When Jesse Kayan formed the Global Justice League at St. Mary's College of Maryland two years ago, it was common that only a handful turned out for the political meetings.

But as this year's presidential election approached, he watched as dozens more students began showing up. Dormitory rooms at the small liberal-arts college in Southern Maryland have been packed for debate-watching parties. Student groups have deployed people to swing states to help sway undecided voters.

"A lot of people are deciding apathy's not the way to go if they want to make things different," said Kayan, 20, a junior.

Two surveys, one from St. Mary's College and another released yesterday by Harvard University, indicate that more U.S. students are abandoning an attitude of political indifference. Students are motivated not only by the contentious presidential race and the war in Iraq, but also by a sense after the 2000 election that every vote matters, according to students and professors who took part in the research.

The St. Mary's survey, which questioned 134 of the school's students, found that 89 percent said they had registered to vote and that 96 percent watched the debates between President Bush and the Democratic nominee, Sen. John F. Kerry (Mass.). They cited the war and "tolerance for those who are different" as the most pressing issues. Like young people on many campuses, a clear majority of the St. Mary's students said they favored Kerry.

"Very few people seem to believe there's no real choice, that the candidates are all the same," said Louis Hicks, a sociology professor at St. Mary's and the lead researcher on the study. "And that was a common refrain four years ago" when Bush ran against Vice President Al Gore.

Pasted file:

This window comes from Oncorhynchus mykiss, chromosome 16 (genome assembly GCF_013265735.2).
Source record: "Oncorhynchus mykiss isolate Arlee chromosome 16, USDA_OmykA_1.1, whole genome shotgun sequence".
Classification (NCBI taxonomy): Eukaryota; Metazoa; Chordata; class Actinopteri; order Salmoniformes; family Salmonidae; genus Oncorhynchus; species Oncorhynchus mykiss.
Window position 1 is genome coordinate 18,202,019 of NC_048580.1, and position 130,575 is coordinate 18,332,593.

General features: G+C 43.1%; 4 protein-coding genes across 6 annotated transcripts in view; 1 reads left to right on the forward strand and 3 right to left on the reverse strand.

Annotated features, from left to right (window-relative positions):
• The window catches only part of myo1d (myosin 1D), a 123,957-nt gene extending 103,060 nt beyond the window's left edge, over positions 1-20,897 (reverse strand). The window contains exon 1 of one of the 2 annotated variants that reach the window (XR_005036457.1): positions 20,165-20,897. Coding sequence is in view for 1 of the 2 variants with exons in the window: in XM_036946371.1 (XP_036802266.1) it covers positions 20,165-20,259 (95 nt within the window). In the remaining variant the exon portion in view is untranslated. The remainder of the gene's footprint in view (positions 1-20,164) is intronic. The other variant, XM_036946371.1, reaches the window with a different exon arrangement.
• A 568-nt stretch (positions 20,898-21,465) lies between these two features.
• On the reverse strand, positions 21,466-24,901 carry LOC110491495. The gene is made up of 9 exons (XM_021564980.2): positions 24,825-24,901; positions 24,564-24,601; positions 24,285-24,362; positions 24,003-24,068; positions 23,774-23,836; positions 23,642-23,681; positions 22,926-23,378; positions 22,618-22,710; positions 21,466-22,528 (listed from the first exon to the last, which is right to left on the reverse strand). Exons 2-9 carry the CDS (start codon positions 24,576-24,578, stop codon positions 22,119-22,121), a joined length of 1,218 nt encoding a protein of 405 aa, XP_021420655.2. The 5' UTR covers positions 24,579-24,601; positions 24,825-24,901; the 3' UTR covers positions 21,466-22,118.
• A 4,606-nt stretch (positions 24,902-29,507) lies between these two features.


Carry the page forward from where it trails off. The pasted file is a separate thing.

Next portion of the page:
The Harvard poll, by the university's Institute of Politics, found that 52 percent of college students preferred Kerry, compared with 39 percent for Bush. Kerry's lead had grown slightly since March, according to the sampling of 1,202 college students from a national database of 5.1 million students across the country.

In addition, the number of students who stated that they will "definitely be voting" on Election Day rose to 84 percent from 62 percent six months ago, the Harvard poll found. Four years ago, 51 percent of college students said that political involvement rarely has tangible benefits; this time, 26 percent of students said they believe that, according to the poll.

"Many students used to feel that politics were irrelevant to their lives," said Jonathan Chavez, 21, a senior at Harvard who worked on the poll. "It's exciting that college students are getting the message that their participation counts."

Chavez said student political groups now gather frequently to work on phone banks to win over voters in hotly contested states. Some politically active students took the semester off to campaign, he said. Others at Harvard have tried to mobilize voters by distributing thousands of T-shirts with the slogan "I Decide."

"The conflict in Iraq and Sept. 11 definitely gave us an awakening. My age group had completely disregarded the political scene," said James B. Kelley, 21, a senior at St. Mary's College. "Now, every other word out of someone's mouth is 'election.' "